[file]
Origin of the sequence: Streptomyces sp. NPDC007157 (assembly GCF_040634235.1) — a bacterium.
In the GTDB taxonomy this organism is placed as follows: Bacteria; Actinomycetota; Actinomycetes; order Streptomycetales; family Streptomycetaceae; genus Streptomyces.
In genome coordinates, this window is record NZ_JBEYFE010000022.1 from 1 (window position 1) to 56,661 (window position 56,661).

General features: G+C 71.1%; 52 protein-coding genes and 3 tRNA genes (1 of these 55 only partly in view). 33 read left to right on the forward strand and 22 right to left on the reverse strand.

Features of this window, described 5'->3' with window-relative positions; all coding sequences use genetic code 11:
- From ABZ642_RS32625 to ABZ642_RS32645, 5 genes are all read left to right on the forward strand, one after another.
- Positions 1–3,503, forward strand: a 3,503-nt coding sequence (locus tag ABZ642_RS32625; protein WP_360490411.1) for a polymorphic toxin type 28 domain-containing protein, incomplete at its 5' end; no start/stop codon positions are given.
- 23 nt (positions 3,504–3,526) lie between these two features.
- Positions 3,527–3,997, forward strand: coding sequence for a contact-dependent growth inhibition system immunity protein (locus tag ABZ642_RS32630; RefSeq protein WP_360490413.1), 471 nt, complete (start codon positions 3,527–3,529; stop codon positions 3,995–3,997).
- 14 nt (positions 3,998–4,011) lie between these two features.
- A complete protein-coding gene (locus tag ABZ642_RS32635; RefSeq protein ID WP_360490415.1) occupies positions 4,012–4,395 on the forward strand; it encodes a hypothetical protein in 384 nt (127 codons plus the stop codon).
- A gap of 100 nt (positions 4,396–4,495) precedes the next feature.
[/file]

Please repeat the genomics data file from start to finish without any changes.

Origin of the sequence: Streptomyces sp. NPDC007157 (assembly GCF_040634235.1) — a bacterium.
In the GTDB taxonomy this organism is placed as follows: Bacteria; Actinomycetota; Actinomycetes; order Streptomycetales; family Streptomycetaceae; genus Streptomyces.
In genome coordinates, this window is record NZ_JBEYFE010000022.1 from 1 (window position 1) to 56,661 (window position 56,661).

General features: G+C 71.1%; 52 protein-coding genes and 3 tRNA genes (1 of these 55 only partly in view). 33 read left to right on the forward strand and 22 right to left on the reverse strand.

Features of this window, described 5'->3' with window-relative positions; all coding sequences use genetic code 11:
- From ABZ642_RS32625 to ABZ642_RS32645, 5 genes are all read left to right on the forward strand, one after another.
- Positions 1–3,503, forward strand: a 3,503-nt coding sequence (locus tag ABZ642_RS32625; protein WP_360490411.1) for a polymorphic toxin type 28 domain-containing protein, incomplete at its 5' end; no start/stop codon positions are given.
- 23 nt (positions 3,504–3,526) lie between these two features.
- Positions 3,527–3,997, forward strand: coding sequence for a contact-dependent growth inhibition system immunity protein (locus tag ABZ642_RS32630; RefSeq protein WP_360490413.1), 471 nt, complete (start codon positions 3,527–3,529; stop codon positions 3,995–3,997).
- 14 nt (positions 3,998–4,011) lie between these two features.
- A complete protein-coding gene (locus tag ABZ642_RS32635; RefSeq protein ID WP_360490415.1) occupies positions 4,012–4,395 on the forward strand; it encodes a hypothetical protein in 384 nt (127 codons plus the stop codon).
- A gap of 100 nt (positions 4,396–4,495) precedes the next feature.